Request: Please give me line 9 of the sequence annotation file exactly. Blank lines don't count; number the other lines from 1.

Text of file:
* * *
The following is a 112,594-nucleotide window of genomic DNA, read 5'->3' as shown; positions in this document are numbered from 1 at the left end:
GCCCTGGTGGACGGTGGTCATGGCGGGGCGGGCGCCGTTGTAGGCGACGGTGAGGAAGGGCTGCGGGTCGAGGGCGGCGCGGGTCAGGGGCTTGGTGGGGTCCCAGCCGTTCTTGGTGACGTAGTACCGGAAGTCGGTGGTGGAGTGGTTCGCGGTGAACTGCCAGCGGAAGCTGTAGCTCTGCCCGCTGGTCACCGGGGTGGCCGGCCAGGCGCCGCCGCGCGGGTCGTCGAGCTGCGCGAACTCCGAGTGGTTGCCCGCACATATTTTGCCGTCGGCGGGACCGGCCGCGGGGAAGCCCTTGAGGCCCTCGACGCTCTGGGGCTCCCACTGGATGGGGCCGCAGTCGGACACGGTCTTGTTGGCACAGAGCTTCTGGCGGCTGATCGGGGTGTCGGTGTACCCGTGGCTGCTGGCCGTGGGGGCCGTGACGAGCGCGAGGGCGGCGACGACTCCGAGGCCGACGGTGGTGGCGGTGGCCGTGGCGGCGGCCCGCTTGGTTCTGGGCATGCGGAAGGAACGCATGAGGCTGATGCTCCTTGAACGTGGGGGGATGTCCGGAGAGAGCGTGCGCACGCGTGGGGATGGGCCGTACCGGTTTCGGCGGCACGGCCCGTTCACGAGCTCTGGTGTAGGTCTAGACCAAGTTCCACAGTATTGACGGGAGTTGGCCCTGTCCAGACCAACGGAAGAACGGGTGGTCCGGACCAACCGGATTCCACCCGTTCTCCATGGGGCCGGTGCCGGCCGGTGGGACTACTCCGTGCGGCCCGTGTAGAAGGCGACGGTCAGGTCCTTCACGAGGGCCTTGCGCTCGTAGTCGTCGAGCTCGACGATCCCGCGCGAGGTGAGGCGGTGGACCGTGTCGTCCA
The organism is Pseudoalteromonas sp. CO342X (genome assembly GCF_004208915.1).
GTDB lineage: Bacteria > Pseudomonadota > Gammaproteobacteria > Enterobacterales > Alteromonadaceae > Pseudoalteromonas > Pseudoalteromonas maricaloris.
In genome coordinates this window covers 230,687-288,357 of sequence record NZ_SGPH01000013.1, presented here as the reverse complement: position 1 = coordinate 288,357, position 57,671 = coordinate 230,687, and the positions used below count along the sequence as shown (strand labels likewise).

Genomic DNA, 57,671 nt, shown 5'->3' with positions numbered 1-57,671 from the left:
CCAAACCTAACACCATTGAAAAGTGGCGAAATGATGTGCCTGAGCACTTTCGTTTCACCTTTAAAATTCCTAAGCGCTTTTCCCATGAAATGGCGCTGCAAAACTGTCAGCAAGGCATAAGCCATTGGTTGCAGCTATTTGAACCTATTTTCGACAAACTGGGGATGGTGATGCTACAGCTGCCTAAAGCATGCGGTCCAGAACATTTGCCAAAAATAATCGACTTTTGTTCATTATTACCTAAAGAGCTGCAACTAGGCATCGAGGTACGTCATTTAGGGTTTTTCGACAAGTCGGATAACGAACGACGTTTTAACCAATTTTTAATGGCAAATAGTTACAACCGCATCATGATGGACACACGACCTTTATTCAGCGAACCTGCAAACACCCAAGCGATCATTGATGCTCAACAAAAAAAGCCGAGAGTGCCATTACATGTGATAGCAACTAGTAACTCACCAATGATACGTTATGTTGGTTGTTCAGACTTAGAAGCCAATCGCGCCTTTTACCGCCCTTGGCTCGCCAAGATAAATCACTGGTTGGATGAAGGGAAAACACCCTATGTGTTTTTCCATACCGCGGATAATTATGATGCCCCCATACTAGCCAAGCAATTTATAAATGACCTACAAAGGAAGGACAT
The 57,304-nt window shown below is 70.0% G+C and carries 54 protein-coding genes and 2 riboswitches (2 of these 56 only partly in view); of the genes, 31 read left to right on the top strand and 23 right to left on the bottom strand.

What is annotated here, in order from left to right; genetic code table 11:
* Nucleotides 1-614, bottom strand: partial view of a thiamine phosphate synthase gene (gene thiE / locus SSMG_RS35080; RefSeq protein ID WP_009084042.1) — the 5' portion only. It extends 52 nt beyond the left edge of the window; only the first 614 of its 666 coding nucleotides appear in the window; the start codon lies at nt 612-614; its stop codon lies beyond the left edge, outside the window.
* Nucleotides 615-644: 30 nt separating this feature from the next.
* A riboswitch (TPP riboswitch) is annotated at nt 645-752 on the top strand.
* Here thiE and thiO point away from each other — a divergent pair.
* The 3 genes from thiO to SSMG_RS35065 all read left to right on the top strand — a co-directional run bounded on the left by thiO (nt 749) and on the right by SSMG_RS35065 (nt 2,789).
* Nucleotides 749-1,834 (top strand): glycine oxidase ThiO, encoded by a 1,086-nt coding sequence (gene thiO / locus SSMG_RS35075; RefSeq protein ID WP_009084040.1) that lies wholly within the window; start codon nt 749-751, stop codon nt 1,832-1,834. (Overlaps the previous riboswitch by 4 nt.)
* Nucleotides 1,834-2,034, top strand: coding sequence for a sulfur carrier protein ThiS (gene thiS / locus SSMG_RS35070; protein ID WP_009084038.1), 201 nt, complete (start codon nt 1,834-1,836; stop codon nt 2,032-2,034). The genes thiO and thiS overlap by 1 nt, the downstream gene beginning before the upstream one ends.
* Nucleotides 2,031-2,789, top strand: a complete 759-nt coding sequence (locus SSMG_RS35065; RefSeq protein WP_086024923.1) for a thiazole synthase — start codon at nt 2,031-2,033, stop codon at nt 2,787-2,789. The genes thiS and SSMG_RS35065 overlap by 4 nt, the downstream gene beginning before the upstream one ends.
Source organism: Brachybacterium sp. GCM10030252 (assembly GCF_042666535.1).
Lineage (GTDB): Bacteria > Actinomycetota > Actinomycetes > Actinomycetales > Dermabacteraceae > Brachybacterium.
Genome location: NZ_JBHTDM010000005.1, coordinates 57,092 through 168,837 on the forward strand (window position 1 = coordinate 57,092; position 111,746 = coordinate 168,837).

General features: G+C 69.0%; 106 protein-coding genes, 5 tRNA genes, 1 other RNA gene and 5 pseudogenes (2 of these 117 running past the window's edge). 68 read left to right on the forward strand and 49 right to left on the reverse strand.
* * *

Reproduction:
What is annotated here, in order from left to right; genetic code table 11: